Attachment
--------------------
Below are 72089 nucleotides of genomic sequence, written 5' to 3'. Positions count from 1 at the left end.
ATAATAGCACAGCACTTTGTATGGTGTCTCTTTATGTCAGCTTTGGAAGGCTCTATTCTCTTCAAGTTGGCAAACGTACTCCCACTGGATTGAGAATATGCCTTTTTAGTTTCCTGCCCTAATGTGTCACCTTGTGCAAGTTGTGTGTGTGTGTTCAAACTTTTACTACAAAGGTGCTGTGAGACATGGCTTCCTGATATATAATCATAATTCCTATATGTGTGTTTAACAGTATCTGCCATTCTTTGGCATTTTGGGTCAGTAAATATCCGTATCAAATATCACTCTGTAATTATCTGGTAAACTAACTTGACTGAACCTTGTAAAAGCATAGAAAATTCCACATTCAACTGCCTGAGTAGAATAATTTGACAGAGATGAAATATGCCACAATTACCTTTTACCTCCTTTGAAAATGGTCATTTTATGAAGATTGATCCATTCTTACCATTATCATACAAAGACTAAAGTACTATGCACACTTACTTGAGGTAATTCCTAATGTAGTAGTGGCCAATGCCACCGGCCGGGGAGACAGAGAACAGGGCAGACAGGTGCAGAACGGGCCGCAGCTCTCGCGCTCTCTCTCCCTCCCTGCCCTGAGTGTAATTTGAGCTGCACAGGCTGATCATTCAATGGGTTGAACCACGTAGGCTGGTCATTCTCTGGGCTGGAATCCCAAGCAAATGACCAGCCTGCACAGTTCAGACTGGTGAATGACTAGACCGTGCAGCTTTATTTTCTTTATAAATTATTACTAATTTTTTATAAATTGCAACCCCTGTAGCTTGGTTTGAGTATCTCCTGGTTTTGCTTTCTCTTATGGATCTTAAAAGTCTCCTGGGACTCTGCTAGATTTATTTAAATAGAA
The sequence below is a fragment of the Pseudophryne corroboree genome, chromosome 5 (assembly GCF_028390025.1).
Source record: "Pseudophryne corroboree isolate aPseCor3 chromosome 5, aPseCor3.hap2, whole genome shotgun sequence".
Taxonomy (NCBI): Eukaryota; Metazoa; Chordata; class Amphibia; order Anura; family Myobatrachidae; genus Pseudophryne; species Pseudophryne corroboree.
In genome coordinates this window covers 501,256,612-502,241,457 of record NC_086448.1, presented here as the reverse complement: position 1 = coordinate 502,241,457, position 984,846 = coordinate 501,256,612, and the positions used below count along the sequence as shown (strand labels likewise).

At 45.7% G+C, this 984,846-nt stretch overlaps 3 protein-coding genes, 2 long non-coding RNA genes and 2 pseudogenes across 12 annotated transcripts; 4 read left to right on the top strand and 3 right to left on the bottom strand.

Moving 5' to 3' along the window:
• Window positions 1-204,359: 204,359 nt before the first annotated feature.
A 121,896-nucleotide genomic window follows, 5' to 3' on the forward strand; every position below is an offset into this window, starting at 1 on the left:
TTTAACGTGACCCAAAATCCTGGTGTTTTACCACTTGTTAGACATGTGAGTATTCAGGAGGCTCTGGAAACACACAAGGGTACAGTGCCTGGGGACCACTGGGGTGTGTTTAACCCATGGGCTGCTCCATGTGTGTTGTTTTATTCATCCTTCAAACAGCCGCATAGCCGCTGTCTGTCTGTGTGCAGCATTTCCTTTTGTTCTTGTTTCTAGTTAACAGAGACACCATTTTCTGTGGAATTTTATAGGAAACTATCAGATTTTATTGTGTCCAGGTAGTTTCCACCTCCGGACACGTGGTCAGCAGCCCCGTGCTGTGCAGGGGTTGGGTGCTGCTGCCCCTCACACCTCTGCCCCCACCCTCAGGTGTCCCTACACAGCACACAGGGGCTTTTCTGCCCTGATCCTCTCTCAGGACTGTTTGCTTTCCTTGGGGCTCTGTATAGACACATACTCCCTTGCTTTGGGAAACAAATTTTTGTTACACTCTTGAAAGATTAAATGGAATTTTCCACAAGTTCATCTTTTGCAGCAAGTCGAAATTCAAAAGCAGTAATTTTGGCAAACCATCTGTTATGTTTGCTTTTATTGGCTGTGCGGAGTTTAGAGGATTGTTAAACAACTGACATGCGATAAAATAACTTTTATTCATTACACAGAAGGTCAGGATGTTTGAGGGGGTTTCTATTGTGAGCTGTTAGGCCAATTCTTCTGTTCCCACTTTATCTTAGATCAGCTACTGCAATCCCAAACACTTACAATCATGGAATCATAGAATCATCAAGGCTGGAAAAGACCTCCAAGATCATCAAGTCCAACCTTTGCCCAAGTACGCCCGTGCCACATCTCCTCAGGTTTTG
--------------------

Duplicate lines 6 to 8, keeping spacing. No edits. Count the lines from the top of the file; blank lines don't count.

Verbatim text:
In genome coordinates this window covers 501,256,612-502,241,457 of record NC_086448.1, presented here as the reverse complement: position 1 = coordinate 502,241,457, position 984,846 = coordinate 501,256,612, and the positions used below count along the sequence as shown (strand labels likewise).

At 45.7% G+C, this 984,846-nt stretch overlaps 3 protein-coding genes, 2 long non-coding RNA genes and 2 pseudogenes across 12 annotated transcripts; 4 read left to right on the top strand and 3 right to left on the bottom strand.

Moving 5' to 3' along the window: